• Emergency Preparedness Report: Identifying and Overcoming Healthcare Communications Vulnerabilities (2/21)

    Monday, February 22, 2021 | ASPR TRACIE

    ASPR TRACIE Emergency Preparedness Report: Identifying and Overcoming Healthcare Communications Vulnerabilities: Nashville, TN

    While the Christmas morning recreational vehicle blast outside the AT&T transmission facility in Nashville did not cause a mass fatality incident, it significantly impacted healthcare communications throughout the region. This article describes the impacts, lessons learned, strengths, and challenges faced by two professionals with different perspectives of the Nashville healthcare system.

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  • Emergency Preparedness: Healthcare Cybersecurity Readiness and Response (2/21)

    Sunday, February 21, 2021 | ASPR TRACIE
    As part of our nation’s critical infrastructure, healthcare facilities large and small must be proactive and move quickly to protect themselves from cyberattacks that could directly impact the health and safety of patients and the community at large. According to medical health experts experienced in cybersecurity preparedness, cyberattacks are identified as the top threat in many healthcare systems’ annual Hazard Vulnerable Analyses (HVA).  Healthcare System Cybersecurity: Readiness and Response Considerations addresses this threat.
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  • CMS Urgent Call to Action: Staff, Managers Should Complete QSEP Nursing Home COVID-19 Training (11/20)

    Tuesday, November 17, 2020 | CMS

    Agency thanks nursing homes whose staff have completed free CMS training, but urges remaining homes to take advantage of this resource

    The Centers for Medicare & Medicaid Services (CMS) is publicly recognizing the 1,092 nursing homes at which 50% or more of their staff have completed CMS training designed to help staff combat the spread of coronavirus disease 2019 (COVID-19) in nursing homes. CMS applauds these facilities for taking this critical step to equip their staff with the latest information regarding infection control, vaccine distribution, and other topics.

    There are 125,506 individuals from 7,313 nursing homes who have completed the training. This represents approximately 12.5% of the approximately one million nursing home staff in the country. With today’s announcement, CMS is calling on nursing homes to take action, urging them to require their staff to take this free training, as part of the Trump Administration’s continued efforts to keep nursing home residents safe.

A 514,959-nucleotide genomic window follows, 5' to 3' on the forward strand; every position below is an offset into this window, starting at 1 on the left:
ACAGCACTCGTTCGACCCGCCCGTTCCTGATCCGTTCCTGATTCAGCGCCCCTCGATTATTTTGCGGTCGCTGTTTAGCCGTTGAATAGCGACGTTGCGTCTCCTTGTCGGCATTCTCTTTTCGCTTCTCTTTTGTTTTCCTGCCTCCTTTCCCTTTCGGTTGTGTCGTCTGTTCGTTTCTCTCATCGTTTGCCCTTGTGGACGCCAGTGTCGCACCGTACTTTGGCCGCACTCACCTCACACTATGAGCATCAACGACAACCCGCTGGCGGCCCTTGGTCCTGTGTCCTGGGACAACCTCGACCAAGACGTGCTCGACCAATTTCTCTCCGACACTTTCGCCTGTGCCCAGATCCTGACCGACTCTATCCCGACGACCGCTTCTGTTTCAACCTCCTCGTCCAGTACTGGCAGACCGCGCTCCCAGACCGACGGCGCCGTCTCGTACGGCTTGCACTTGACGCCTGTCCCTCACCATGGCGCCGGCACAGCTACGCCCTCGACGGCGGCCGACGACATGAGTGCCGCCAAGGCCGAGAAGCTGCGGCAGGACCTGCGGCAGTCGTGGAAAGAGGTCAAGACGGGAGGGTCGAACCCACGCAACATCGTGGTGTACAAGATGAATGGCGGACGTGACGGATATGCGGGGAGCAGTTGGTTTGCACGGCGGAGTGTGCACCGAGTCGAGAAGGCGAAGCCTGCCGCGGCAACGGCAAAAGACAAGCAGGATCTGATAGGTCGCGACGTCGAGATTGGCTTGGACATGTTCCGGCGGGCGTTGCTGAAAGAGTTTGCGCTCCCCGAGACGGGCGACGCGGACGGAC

“We’ve provided nursing homes with $20 billion in federal funding, millions of pieces of PPE, free testing machines and supplies, and significant technical assistance and on-the-ground support,” said CMS Administrator Seema Verma. “Ultimately, the ownership and management of every nursing must take it on themselves to ensure their staff is fully equipped to keep residents safe. With coronavirus cases increasing across the country and infection control identified as a major issue, we encourage all nursing homes to take advantage of this no-cost opportunity to train their staff.”

    The training includes multiple modules, with emphases on topics such as infection control, screening and surveillance, personal protective equipment (PPE) usage, disinfection of the nursing home, cohorting and caring for individuals with dementia during a pandemic. CMS developed this training in consultation with the Centers for Disease Control and Prevention (CDC) and expert stakeholders, and announced the training on August 25, 2020. For anyone interested, the training is free to access on a public CMS website; instructions on how to create an account and take the training are available at qsep.cms.gov/welcome.aspx.